Archive for the 'The inevitable' Category

Alas poor Press Gazette

When the trade magazine for an industry closes, it’s a sure sign that things aren’t looking good for said industry. When the trade magazine for an industry that includes magazines closes… well, you tell me what that means. Nothing good, that’s for sure.

The Press Gazette has been bumping along, barely getting by, for a while now so while today’s announcement is somewhat of a shock it can’t be said to be a surprise.

The publication will be mourned by those in the media and rightly so. Not too long ago it was still essential reading. Even when it switched from a weekly to a monthly and got by on reduced staff it was still worth reading, if only as a place where you could get a reasonably comprehensive roundup of national, local and regional and it still provided food for thought.

But the writing has been on the wall for a while, as illustrated nicely by Dave Lee’s anecdotal post. It was still important reading but not vital reading. It was useful but the website wasn’t a daily must-read.

If anything its demise acts as a pretty good barometer and illustration of the industry itself. It was struggling with declining revenues, cutting costs, struggling with whether it was a print or online publication and, most importantly of all, struggling to stay relevant in an online world. It was just about managing this, but having mediaguardian.co.uk as a competitor didn’t help.

More worrying is what this means – and says – about the media itself. We’ve already seen other big name publications, most notably Maxim, disappear from our shelves.

And while we’re not quite at the levels of the US where several big names have gone, local press is seriously struggling to keep going here. Plenty of people I’ve trained with, worked with or have got to know have been made redundant or have been asked to work shorter hours. The prognosis is not good.

Roy Greenslade asks if anybody will be willing to save the Press Gazette. But we’ve been here before and the publication has just lurched from one owner to another, struggling to stay alive all the time.

And this is, let’s not forget, a media industry that, for whatever reason, cannot make a magazine about media aimed squarely at them work [1].

The industry will be much the poorer without the Press Gazette, especially as it seems their online offering won’t actually offer any proper journalism after the start of May (which kind of defeats the point in keeping it going). Hopefully somebody will give it the proper send off, the celebration of its life that it deserves.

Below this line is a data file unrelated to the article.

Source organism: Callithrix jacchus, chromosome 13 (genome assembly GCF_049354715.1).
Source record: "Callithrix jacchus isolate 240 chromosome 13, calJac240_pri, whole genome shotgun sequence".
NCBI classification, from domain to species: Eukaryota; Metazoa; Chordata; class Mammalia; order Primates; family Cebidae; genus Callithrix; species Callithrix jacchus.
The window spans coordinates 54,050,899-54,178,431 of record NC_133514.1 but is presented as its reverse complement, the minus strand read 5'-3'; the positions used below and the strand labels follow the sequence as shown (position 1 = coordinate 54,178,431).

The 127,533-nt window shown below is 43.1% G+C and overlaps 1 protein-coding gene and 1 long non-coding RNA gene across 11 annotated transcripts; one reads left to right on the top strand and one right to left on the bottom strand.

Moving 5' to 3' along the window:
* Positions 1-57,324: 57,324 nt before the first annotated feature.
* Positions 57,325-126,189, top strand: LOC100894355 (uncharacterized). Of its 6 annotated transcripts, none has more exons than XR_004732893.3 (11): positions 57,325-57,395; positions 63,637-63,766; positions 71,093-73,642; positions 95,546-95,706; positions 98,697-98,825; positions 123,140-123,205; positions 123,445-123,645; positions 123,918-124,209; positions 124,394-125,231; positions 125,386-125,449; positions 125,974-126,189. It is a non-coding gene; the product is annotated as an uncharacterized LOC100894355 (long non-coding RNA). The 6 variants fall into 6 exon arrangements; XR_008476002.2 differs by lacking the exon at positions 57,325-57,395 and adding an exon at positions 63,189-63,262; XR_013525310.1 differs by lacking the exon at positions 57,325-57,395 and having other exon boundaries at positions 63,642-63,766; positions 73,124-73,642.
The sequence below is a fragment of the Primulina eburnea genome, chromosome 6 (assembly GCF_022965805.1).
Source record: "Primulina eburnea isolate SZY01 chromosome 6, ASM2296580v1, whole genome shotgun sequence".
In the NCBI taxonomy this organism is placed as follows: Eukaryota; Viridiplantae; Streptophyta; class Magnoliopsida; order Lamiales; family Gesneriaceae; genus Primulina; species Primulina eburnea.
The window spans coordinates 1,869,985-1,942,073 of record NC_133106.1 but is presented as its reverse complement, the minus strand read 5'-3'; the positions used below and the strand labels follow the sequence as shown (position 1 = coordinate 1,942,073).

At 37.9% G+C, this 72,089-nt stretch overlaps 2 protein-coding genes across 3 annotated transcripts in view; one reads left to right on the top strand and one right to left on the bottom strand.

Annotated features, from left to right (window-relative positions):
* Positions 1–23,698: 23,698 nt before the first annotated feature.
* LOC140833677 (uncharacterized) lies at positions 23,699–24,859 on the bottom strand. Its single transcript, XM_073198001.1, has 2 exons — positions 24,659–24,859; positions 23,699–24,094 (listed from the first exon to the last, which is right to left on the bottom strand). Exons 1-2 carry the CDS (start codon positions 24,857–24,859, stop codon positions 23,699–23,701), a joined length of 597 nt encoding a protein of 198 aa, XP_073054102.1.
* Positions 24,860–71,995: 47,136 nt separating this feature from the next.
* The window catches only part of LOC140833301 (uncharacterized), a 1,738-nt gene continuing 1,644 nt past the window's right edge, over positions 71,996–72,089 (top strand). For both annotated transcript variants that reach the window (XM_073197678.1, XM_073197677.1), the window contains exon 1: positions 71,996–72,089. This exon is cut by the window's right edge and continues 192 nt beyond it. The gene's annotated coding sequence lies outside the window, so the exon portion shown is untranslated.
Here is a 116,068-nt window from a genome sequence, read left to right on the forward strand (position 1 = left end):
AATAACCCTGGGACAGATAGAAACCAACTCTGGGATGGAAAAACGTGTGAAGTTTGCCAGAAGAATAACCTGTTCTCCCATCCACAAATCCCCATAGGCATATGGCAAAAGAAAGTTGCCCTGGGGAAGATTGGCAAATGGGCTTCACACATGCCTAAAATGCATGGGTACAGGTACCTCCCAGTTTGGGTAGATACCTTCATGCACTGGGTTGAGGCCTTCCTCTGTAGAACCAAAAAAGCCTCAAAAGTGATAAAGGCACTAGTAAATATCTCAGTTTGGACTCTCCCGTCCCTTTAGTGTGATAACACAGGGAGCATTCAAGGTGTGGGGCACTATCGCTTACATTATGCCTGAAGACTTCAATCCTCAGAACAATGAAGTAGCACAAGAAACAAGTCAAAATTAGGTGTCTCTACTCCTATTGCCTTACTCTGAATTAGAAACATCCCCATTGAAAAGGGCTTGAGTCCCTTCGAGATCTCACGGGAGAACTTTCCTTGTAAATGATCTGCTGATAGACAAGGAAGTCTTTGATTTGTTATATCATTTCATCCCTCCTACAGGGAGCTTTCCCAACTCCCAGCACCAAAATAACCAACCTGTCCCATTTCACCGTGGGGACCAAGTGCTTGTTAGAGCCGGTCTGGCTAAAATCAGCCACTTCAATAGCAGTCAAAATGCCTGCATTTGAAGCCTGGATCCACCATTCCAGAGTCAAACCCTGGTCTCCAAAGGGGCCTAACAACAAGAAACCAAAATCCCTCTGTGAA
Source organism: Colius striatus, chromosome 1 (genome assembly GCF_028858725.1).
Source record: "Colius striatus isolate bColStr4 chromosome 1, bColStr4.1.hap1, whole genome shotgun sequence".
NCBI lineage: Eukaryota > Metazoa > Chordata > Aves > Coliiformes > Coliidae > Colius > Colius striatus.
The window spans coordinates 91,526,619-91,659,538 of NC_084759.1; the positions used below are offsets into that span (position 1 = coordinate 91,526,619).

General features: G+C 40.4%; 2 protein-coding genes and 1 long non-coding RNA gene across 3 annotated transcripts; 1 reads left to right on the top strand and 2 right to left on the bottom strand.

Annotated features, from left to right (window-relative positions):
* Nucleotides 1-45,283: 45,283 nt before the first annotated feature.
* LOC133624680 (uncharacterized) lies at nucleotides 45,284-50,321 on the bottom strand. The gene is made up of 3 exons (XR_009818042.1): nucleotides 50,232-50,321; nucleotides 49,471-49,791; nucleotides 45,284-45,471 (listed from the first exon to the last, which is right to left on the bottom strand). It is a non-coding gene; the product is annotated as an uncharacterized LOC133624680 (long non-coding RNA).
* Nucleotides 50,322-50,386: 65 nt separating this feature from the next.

It’s going to be a long hard year for the media, sadly. I still maintain that the cycle will come back round at some point (whenever that may be) and the industry will pick up.

But quite what the industry will look like at that stage is anybody’s guess. That the business model has to change is beyond doubt, but if anybody had a clue on how best to change it, it would have happened long before now.

Ouch.

[1] Although this is a slightly simplistic way of looking at it and the various owners can be said to play at part in this.

From despair to where?

Otherwise known as a quick, likely-to-be-ill-thought-out, ill-informed pondering on the state of the media industry.

Everywhere media-related seems to be making cutbacks. Even places that you would normally have put down as safe are tightening their belts. Friends, colleagues and people I don’t know but have heard of are all getting laid off, and many of these have surprised given, given their jobs.

It’s not just that we’re in a global recession. It’s also that this industry really doesn’t know where the hell it’s going. Journalism. Broadcasting. PR. None of them safe. Or with any real idea of where they meant to be going.

If this were an interview and the media was asked where it would be in five years time, it’d have a hard job in answering. If it were then asked where it saw itself in ten years time, it’d find the question impossible to answer.

You do wonder if the skills you’ve been trained in, and others you’ve picked up along the way, will be completely redundant in the not-too-distant future.

Everywhere seems to be in trouble. We’re constantly told online is the future – and it IS the future – but it just doesn’t seem to be entirely sure how it wants to be the future.

I have an inkling things will pick up. Not in the sense of green shoots of recovery, but more to do with the fact that when this recession, and downturn and general media crisis of identity is over, there will be a need for quality journalism, PR and broadcasting.

Sadly this need will be because there will probably be huge holes in the market by this stage and, as with any good market, where there’s a hole and a demand, something will inevitably plug it.

So, yes, there will be an upturn. At some point. But when is anybody’s guess. If this were a Hollywood war movie, the sergeant would turn his face away and to the ground and sadly say: “We lost a lot of good men out there.”

At this stage it’s common for a blogger to offer his twopence worth on “hey, but this is how you can get through it.”

If only it were that easy.